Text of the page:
Tuesday, December 6, 2011
In the first three parts of this post we looked at the topologies and merits of linear DC power supplies, traditional and high-performance switching DC power supplies, and common mode noise current considerations of each. So now in this final part we have reached a point where we can hopefully make an informed comparison and choice. Tables 1 and 2 summarize several key qualitative and quantitative aspects of all three DC power supply types, based on what we have learned.
Table 1: Qualitative comparison of DC power supply topologies
Table 2: Quantitative comparison of DC power supply topologies
So what DC power supply topology is the best choice for your next test system? In the past it usually ended up having to be a linear topology to meet performance requirements in most all but very high power, lower performance test situations. However, high-performance switching DC power supplies have nowadays for the most part closed the performance gap with linear DC power supplies. And, at higher power, the favorable choice may come down to selecting between several different switching DC power supplies only, due to their cost, size, and availability. So the answer is you need to make a choice based on how well the power supply meets your performance, space, and cost requirements, rather than basing the choice on its topology. Except for the most demanding low power test applications, like those needing the performance of a source measure unit (SMU), chances are much higher these days that the next DC power supply you select for your next test system you will be a switcher (and you possibly may not even realize it). What has been your experience?
Tuesday, November 29, 2011
Common mode noise current is a fact of life that manifests itself in many ways in test systems. There are several mechanisms that couple unwanted common mode noise currents into ground loops. An excellent overview on this is given in a two part post on the General Purpose Test Equipment (GPETE) blog “Ground Loops and Other Spurious Coupling Mechanisms and How to Prevent Them” (click here). However this is also an important consideration with our choice of a DC system power supply for testing as they are a source of common mode noise current. This is one area where linear DC power supplies still outperform switching DC power supplies. This can become a concern in some highly noise-sensitive test applications. As shown in Figure 1 the common mode noise current ICM is a noise signal that flows out of both output leads and returns through earth. By nature it is considered to be a current signal due to its relatively high associated impedance, ZCM.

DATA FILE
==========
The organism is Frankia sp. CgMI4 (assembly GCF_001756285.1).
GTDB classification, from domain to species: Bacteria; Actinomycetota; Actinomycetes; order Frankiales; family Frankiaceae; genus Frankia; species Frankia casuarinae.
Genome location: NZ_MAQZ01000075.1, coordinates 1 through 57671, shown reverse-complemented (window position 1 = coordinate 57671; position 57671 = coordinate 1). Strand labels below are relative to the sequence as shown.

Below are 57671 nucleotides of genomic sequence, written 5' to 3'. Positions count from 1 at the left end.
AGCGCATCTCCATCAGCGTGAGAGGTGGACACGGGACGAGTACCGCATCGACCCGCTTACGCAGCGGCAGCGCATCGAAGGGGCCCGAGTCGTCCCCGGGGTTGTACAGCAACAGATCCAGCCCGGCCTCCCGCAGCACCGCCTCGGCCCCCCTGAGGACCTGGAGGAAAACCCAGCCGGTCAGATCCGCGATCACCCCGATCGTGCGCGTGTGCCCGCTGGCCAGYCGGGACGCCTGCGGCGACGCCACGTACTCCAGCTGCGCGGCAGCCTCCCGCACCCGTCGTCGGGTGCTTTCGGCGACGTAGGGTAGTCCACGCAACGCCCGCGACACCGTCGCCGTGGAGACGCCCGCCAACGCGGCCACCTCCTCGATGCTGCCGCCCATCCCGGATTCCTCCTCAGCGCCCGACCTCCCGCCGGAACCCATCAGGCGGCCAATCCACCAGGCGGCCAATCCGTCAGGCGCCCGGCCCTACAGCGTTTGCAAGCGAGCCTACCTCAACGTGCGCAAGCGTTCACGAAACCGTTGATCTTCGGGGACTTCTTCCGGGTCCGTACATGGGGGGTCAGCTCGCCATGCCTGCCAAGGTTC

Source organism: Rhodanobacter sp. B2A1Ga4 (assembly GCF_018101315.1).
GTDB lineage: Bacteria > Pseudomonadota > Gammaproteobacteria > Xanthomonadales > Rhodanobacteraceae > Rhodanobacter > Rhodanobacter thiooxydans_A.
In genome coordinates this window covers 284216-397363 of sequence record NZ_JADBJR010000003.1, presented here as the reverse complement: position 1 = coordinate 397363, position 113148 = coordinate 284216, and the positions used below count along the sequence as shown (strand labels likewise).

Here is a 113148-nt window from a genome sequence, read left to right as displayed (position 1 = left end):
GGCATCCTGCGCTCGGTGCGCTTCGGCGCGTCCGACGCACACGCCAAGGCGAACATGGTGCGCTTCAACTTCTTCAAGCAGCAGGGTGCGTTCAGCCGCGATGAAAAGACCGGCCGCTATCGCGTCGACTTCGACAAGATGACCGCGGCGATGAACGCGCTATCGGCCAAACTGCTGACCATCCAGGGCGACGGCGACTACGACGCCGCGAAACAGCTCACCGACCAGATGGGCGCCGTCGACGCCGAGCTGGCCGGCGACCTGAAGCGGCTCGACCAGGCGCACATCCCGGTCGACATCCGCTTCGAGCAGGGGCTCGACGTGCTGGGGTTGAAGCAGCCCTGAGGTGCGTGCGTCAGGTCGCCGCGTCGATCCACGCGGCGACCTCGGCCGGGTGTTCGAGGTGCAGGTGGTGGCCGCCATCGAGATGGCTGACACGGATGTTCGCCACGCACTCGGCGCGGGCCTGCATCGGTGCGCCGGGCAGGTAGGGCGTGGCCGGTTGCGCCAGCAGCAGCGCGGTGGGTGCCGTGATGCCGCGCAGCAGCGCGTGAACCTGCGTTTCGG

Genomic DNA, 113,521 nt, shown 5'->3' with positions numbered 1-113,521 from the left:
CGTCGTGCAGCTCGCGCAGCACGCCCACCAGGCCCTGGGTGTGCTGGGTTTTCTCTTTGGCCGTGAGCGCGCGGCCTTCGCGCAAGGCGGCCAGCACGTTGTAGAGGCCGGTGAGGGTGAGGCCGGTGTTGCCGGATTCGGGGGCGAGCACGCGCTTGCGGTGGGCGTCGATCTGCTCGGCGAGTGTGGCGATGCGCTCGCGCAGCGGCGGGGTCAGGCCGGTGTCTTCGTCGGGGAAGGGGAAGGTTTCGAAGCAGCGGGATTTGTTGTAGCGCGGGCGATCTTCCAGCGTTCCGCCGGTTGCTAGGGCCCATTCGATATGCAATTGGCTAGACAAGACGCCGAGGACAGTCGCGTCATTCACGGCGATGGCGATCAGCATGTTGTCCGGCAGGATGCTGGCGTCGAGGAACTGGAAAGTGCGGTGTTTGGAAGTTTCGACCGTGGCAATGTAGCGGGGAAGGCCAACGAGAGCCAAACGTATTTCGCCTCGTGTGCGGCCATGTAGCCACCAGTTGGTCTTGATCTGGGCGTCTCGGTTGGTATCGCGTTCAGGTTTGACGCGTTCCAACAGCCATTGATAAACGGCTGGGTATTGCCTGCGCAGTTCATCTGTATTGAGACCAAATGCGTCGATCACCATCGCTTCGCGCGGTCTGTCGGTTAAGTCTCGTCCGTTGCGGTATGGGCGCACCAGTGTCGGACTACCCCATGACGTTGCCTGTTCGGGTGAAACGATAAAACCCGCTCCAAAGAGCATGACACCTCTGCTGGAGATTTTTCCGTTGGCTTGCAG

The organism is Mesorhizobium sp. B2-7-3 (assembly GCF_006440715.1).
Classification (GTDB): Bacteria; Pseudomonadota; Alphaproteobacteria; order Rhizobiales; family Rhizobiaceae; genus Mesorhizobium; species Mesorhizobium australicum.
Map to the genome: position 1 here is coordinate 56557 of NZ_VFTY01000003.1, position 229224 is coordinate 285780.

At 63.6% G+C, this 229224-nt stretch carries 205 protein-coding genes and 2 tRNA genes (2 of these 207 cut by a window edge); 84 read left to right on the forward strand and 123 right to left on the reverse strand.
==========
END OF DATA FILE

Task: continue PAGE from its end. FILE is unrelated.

Figure 1: Common Mode Noise Current and Path
Common mode noise current is often much greater in traditional switching DC power supplies. High voltage slewing (dv/dt) of the switching transistors capacitively couples through to the output, in extreme cases generating up to hundreds of milliamps pk-pk of high frequency current. In comparison, properly designed linear DC power supplies usually generate only microamps pk-pk of common mode noise current. It is worth noting even a linear DC power supply is still capable of generating several milliamps pk-pk of common mode noise current, if not properly designed. High-performance switching DC power supplies are much closer to the performance of a linear. They are designed to have low common mode noise current, typically just a few milliamps.
Common mode noise current can become a problem when it shows up as high frequency voltage spikes superimposed on the DC output voltage. This depends on the magnitude of current and imbalance in impedances in the path to the DUT. If large enough, this can become more troublesome than the differential mode noise voltage present. Generally, the microamp level of a linear DC power supply is negligible, while hundreds of milliamps from a traditional switching DC power supply may be cause for concern. Because common mode noise current is often misunderstood or overlooked, one may be left with a false impression that all switching DC power supplies are simply unsuitable for test, based on a bad experience with using one, not being aware that its high common mode noise current was actually the underlying cause.